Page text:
(2) (0)
Image #7 from redbeardtactical.de

redbeardtactical.de

DG3 55L patrol pack. An excellent ruck for the average infantry guy. It is an external frame top-loading pack that can be converted into an internal frame pack for vehicle borne ops. It features removable bladder and radio pouches. 55l is a perfect size for a patrol pack.Pic 2&3 Shows what I can carry in one 55l pack. This loadout allows me a very comfortable stay for three days during summer, spring and autumn. There is still room for rations and ammo.If you are operating in a team, spread some gear to free up more room. E.g. Not everyone needs a basha or cooking kit. Which equipment would you ditch? What would you shift into your second line?Pic 4: Use waterproof Stuffsacks and packing cubes to compress and organize your kit. Compress but don't overcompress as you may have to repack your stuff in a rush. Organize smart, for example, your sleeping equipment should be stowed in one dry bag on the bottom, as it's not the set of gear you need hasty access to.Pic 5: Get heavy loads more towards your back. Make sure the ruck closes without too much tension.Pic 6&7: If you need to carry a radio or more ammo consider adding a small assault pack as a hitchhiker or even add 5l canteen pouches to the exterior. Two of them enlarge the packs size to 65l. You don't always need a 120l long-range pack.

(2) (0)
Image #8 from redbeardtactical.de

redbeardtactical.de

DG3 55L patrol pack. An excellent ruck for the average infantry guy. It is an external frame top-loading pack that can be converted into an internal frame pack for vehicle borne ops. It features removable bladder and radio pouches. 55l is a perfect size for a patrol pack.Pic 2&3 Shows what I can carry in one 55l pack. This loadout allows me a very comfortable stay for three days during summer, spring and autumn. There is still room for rations and ammo.If you are operating in a team, spread some gear to free up more room. E.g. Not everyone needs a basha or cooking kit. Which equipment would you ditch? What would you shift into your second line?Pic 4: Use waterproof Stuffsacks and packing cubes to compress and organize your kit. Compress but don't overcompress as you may have to repack your stuff in a rush. Organize smart, for example, your sleeping equipment should be stowed in one dry bag on the bottom, as it's not the set of gear you need hasty access to.Pic 5: Get heavy loads more towards your back. Make sure the ruck closes without too much tension.Pic 6&7: If you need to carry a radio or more ammo consider adding a small assault pack as a hitchhiker or even add 5l canteen pouches to the exterior. Two of them enlarge the packs size to 65l. You don't always need a 120l long-range pack.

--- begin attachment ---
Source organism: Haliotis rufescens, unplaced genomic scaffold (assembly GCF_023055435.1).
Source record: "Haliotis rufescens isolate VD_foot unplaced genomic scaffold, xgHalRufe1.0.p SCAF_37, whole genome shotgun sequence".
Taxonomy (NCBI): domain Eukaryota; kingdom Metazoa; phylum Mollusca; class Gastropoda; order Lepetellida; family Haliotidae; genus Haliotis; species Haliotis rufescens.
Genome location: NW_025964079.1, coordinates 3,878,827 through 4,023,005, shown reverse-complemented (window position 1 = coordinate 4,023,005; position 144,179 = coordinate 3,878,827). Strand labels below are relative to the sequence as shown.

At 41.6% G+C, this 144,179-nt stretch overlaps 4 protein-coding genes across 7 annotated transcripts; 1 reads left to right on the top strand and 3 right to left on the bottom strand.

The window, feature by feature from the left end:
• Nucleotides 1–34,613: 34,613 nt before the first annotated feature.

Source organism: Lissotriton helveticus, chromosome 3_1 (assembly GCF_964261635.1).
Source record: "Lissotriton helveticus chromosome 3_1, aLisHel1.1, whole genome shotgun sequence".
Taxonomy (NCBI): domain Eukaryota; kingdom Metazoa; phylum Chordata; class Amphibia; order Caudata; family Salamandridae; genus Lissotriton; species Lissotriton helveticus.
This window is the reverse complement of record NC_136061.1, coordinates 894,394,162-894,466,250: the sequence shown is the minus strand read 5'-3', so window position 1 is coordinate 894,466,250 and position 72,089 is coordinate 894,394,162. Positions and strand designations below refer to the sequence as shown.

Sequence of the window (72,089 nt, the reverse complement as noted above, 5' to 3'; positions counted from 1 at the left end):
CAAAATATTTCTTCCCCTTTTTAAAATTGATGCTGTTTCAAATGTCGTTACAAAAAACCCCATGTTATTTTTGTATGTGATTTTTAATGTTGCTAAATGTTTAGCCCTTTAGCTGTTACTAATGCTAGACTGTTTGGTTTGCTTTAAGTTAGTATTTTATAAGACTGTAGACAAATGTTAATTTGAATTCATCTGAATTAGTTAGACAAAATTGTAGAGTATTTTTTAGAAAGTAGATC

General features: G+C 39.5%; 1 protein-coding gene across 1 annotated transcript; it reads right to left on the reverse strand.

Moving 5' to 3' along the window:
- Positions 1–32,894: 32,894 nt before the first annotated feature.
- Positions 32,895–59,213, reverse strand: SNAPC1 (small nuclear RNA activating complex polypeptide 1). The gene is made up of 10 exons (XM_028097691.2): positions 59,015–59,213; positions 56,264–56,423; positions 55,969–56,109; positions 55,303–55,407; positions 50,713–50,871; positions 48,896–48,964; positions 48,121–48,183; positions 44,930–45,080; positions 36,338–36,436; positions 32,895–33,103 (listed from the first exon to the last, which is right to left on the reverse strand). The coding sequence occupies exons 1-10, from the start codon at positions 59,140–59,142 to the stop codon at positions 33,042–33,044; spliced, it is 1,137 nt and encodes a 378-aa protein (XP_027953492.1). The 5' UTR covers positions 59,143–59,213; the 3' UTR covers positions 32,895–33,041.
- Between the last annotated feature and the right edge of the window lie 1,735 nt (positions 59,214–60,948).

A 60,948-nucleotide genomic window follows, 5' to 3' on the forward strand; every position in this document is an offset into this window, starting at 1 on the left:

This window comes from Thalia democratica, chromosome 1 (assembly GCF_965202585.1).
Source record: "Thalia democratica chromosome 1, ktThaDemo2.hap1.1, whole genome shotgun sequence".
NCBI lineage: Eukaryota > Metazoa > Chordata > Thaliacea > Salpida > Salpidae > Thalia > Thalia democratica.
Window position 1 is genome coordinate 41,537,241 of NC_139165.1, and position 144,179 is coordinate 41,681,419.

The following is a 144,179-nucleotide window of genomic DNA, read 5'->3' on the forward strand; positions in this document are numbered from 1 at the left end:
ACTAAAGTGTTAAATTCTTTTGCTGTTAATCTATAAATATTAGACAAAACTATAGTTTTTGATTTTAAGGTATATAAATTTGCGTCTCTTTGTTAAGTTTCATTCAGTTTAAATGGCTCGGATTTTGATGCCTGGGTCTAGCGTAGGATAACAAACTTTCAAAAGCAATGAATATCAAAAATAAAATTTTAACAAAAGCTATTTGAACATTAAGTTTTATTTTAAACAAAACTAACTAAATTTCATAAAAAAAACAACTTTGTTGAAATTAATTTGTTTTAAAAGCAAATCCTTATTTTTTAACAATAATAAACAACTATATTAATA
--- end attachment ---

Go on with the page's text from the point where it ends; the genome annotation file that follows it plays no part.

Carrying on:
(2) (0)
Image #9 from AS

AS

I have just started using this backpack, but since the first time I tried it out I had very good impressions. I must take my time to adjust it properly.

(0) (0)
Image #10 from FR

FR

Crossfire DG3, finally a good backpack.

(0) (0)
Image #11 from SS

SS

DG3 is an awesome bag. Great versatility where it can be fairly compact or expanded and also internally framed or externally framed. Very comfortable and stable.

(0) (0)
Image #12 from Josh

Josh

Top Kit!

(0) (0)
Image #13 from ‎Rich Grump

‎Rich Grump

Love mine. Recently Rucked the Army 10 miler total weight 52.5 pounds 2 hr 17min.

(0) (0)
Image #14 from ‎Rich Grump

‎Rich Grump

Love mine. Recently Rucked the Army 10 miler total weight 52.5 pounds 2 hr 17min.

(0) (0)
Image #15 from ‎Rich Grump

‎Rich Grump

Love mine. Recently Rucked the Army 10 miler total weight 52.5 pounds 2 hr 17min.

(0) (0)
Image #16 from ‎Rich Grump

‎Rich Grump

Love mine. Recently Rucked the Army 10 miler total weight 52.5 pounds 2 hr 17min.

(0) (0)
Image #17 from ‎Rich Grump

‎Rich Grump

Love mine. Recently Rucked the Army 10 miler total weight 52.5 pounds 2 hr 17min.